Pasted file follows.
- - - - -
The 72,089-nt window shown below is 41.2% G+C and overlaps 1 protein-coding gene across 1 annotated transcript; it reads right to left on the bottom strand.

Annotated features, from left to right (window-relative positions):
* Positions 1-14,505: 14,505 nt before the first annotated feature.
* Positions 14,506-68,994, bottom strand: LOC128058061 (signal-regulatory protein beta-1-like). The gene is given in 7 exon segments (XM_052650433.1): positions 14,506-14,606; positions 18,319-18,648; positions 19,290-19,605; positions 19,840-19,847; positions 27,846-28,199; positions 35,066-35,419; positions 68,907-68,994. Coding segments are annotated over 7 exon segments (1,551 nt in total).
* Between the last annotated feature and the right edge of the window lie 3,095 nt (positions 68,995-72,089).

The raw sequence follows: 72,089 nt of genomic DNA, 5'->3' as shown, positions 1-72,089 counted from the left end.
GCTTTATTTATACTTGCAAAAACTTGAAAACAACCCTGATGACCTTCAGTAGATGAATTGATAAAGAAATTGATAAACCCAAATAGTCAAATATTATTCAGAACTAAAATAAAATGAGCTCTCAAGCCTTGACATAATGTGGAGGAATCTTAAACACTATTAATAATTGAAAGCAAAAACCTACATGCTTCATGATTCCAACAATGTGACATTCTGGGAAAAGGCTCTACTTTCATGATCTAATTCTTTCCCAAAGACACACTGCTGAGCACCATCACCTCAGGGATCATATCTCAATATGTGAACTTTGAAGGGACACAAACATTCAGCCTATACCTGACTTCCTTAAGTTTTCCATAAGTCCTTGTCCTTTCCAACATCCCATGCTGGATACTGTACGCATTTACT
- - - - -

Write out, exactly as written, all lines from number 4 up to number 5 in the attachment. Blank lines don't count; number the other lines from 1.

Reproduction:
* Positions 14,506-68,994, bottom strand: LOC128058061 (signal-regulatory protein beta-1-like). The gene is given in 7 exon segments (XM_052650433.1): positions 14,506-14,606; positions 18,319-18,648; positions 19,290-19,605; positions 19,840-19,847; positions 27,846-28,199; positions 35,066-35,419; positions 68,907-68,994. Coding segments are annotated over 7 exon segments (1,551 nt in total).
* Between the last annotated feature and the right edge of the window lie 3,095 nt (positions 68,995-72,089).